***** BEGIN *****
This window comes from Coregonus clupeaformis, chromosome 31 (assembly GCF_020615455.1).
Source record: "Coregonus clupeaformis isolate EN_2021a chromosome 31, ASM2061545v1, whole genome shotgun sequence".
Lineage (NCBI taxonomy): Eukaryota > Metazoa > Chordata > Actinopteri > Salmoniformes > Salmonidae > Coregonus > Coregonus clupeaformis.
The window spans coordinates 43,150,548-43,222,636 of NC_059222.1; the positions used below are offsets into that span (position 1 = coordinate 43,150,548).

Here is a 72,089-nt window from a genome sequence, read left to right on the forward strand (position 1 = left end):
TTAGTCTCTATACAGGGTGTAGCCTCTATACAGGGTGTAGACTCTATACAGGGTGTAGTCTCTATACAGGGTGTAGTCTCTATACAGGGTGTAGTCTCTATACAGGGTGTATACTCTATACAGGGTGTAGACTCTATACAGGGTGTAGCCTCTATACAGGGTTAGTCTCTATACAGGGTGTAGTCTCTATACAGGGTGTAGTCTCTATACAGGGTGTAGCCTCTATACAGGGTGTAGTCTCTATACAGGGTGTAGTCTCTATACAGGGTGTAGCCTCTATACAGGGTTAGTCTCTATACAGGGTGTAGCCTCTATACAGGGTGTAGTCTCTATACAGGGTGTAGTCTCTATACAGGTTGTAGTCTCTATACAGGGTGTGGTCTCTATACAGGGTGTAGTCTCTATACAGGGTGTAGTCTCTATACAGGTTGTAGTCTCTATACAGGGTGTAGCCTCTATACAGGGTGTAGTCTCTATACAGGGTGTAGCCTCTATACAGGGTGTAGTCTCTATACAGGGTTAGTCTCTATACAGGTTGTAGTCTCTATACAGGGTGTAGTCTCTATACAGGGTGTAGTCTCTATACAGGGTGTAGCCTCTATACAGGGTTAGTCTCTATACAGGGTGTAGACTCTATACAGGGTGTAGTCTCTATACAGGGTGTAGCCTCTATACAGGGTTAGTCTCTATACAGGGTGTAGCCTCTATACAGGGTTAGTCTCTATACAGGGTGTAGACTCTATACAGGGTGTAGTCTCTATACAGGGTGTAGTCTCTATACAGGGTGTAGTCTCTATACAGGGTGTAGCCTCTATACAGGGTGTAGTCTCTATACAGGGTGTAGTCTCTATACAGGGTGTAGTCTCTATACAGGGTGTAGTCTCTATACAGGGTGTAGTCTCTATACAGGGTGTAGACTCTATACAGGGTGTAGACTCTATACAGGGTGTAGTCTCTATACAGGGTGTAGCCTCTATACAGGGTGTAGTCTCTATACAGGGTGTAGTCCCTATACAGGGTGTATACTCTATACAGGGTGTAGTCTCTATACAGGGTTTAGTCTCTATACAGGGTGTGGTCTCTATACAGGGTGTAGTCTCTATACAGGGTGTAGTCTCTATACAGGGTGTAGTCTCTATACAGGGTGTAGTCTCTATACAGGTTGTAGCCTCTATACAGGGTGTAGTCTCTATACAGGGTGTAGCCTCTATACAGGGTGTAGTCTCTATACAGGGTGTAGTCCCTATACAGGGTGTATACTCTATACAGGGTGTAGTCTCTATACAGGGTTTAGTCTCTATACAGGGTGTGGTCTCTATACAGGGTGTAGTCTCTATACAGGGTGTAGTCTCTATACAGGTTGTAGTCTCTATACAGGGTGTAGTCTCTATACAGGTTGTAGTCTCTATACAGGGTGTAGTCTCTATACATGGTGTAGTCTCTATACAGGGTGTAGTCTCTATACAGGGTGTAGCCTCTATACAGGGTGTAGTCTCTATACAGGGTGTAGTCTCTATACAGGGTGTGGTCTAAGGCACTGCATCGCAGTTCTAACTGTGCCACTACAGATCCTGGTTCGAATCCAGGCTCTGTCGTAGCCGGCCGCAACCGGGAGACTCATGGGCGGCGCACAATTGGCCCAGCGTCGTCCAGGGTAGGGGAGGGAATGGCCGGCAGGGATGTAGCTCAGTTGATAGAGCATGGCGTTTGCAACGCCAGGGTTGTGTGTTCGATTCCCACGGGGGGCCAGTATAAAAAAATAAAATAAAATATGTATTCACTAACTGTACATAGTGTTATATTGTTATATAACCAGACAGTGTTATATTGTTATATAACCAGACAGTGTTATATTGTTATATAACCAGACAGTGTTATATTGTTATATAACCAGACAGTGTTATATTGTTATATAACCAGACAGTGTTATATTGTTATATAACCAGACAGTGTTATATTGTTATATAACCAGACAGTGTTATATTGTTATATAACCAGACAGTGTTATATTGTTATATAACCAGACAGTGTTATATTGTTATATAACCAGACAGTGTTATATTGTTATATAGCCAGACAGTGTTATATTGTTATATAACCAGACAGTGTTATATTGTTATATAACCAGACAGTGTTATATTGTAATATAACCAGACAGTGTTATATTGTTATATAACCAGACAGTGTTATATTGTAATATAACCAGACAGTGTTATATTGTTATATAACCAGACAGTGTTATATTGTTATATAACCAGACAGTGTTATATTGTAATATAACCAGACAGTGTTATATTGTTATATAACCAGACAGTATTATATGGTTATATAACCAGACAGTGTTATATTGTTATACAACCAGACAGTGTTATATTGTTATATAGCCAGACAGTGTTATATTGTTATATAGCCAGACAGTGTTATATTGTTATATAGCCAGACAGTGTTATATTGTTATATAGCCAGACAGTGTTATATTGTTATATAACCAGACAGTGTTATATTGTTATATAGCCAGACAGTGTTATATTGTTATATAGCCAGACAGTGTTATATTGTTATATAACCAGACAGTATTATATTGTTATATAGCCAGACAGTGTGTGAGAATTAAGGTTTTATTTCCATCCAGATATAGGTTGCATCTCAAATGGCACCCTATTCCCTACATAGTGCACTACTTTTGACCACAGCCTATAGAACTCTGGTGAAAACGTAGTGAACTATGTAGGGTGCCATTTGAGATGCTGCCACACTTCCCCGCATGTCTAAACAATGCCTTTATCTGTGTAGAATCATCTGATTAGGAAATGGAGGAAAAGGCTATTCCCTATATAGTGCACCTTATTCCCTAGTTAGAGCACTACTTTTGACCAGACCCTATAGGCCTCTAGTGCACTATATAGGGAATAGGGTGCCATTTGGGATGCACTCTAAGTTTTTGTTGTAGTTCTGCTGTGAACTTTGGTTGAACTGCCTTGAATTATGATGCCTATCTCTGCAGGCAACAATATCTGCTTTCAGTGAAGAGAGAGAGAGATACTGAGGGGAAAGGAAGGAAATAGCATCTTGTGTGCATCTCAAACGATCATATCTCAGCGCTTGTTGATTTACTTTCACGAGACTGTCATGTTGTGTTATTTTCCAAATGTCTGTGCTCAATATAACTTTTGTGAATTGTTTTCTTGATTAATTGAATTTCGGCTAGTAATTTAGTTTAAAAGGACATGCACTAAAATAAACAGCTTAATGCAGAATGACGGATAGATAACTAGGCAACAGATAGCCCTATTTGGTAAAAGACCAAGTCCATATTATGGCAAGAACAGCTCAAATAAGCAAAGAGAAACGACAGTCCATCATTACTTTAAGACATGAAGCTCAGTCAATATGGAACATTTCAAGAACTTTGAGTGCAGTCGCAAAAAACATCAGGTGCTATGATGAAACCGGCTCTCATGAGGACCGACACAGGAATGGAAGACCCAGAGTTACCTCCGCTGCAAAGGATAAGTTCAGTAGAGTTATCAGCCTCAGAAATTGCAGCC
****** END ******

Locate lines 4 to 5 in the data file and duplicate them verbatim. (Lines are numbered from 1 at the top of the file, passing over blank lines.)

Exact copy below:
The window spans coordinates 43,150,548-43,222,636 of NC_059222.1; the positions used below are offsets into that span (position 1 = coordinate 43,150,548).

Here is a 72,089-nt window from a genome sequence, read left to right on the forward strand (position 1 = left end):